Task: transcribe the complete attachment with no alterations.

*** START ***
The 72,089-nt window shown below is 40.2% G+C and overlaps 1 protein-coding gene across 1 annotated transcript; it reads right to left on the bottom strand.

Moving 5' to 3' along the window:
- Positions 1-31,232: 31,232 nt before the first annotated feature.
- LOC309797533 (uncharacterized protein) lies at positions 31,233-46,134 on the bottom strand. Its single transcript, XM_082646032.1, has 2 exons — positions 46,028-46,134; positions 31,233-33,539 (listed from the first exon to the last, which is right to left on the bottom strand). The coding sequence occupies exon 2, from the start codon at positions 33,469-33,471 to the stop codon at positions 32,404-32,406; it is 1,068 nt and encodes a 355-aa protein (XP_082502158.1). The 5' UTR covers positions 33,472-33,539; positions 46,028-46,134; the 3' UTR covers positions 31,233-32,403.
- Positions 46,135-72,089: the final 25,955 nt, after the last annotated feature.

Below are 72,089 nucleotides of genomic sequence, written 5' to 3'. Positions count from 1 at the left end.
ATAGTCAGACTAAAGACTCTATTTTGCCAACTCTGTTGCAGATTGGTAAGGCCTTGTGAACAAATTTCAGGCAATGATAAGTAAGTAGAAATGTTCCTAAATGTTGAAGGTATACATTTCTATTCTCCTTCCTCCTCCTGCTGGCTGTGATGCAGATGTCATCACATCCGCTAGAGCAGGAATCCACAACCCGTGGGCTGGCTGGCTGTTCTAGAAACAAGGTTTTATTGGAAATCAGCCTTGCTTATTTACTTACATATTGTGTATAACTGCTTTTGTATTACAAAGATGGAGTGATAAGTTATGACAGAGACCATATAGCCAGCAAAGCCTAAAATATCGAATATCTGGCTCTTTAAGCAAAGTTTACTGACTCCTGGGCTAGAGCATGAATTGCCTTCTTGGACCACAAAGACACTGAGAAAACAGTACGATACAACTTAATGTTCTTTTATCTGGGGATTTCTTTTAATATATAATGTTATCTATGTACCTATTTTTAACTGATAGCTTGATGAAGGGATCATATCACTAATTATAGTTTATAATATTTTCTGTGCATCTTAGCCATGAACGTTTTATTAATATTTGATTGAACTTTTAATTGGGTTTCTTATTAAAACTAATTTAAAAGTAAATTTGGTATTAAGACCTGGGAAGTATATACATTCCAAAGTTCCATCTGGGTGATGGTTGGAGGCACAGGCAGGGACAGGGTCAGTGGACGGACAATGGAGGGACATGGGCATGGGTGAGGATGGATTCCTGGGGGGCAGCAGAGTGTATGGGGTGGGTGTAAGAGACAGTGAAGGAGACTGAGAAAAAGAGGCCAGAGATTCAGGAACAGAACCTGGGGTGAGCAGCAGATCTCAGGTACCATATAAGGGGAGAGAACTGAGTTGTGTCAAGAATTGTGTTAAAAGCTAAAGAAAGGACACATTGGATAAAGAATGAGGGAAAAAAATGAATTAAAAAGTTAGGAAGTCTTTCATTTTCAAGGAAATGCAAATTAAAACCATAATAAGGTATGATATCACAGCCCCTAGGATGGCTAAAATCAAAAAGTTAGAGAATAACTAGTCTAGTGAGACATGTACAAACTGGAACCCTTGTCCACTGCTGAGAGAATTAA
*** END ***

The 72,089-nt window shown below is 40.2% G+C and overlaps 1 protein-coding gene across 1 annotated transcript; it reads right to left on the bottom strand.

Moving 5' to 3' along the window:
- Positions 1-31,232: 31,232 nt before the first annotated feature.
- LOC309797533 (uncharacterized protein) lies at positions 31,233-46,134 on the bottom strand. Its single transcript, XM_082646032.1, has 2 exons — positions 46,028-46,134; positions 31,233-33,539 (listed from the first exon to the last, which is right to left on the bottom strand). The coding sequence occupies exon 2, from the start codon at positions 33,469-33,471 to the stop codon at positions 32,404-32,406; it is 1,068 nt and encodes a 355-aa protein (XP_082502158.1). The 5' UTR covers positions 33,472-33,539; positions 46,028-46,134; the 3' UTR covers positions 31,233-32,403.
- Positions 46,135-72,089: the final 25,955 nt, after the last annotated feature.

Below are 72,089 nucleotides of genomic sequence, written 5' to 3'. Positions count from 1 at the left end.
ATAGTCAGACTAAAGACTCTATTTTGCCAACTCTGTTGCAGATTGGTAAGGCCTTGTGAACAAATTTCAGGCAATGATAAGTAAGTAGAAATGTTCCTAAATGTTGAAGGTATACATTTCTATTCTCCTTCCTCCTCCTGCTGGCTGTGATGCAGATGTCATCACATCCGCTAGAGCAGGAATCCACAACCCGTGGGCTGGCTGGCTGTTCTAGAAACAAGGTTTTATTGGAAATCAGCCTTGCTTATTTACTTACATATTGTGTATAACTGCTTTTGTATTACAAAGATGGAGTGATAAGTTATGACAGAGACCATATAGCCAGCAAAGCCTAAAATATCGAATATCTGGCTCTTTAAGCAAAGTTTACTGACTCCTGGGCTAGAGCATGAATTGCCTTCTTGGACCACAAAGACACTGAGAAAACAGTACGATACAACTTAATGTTCTTTTATCTGGGGATTTCTTTTAATATATAATGTTATCTATGTACCTATTTTTAACTGATAGCTTGATGAAGGGATCATATCACTAATTATAGTTTATAATATTTTCTGTGCATCTTAGCCATGAACGTTTTATTAATATTTGATTGAACTTTTAATTGGGTTTCTTATTAAAACTAATTTAAAAGTAAATTTGGTATTAAGACCTGGGAAGTATATACATTCCAAAGTTCCATCTGGGTGATGGTTGGAGGCACAGGCAGGGACAGGGTCAGTGGACGGACAATGGAGGGACATGGGCATGGGTGAGGATGGATTCCTGGGGGGCAGCAGAGTGTATGGGGTGGGTGTAAGAGACAGTGAAGGAGACTGAGAAAAAGAGGCCAGAGATTCAGGAACAGAACCTGGGGTGAGCAGCAGATCTCAGGTACCATATAAGGGGAGAGAACTGAGTTGTGTCAAGAATTGTGTTAAAAGCTAAAGAAAGGACACATTGGATAAAGAATGAGGGAAAAAAATGAATTAAAAAGTTAGGAAGTCTTTCATTTTCAAGGAAATGCAAATTAAAACCATAATAAGGTATGATATCACAGCCCCTAGGATGGCTAAAATCAAAAAGTTAGAGAATAACTAGTCTAGTGAGACATGTACAAACTGGAACCCTTGTCCACTGCTGAGAGAATTAA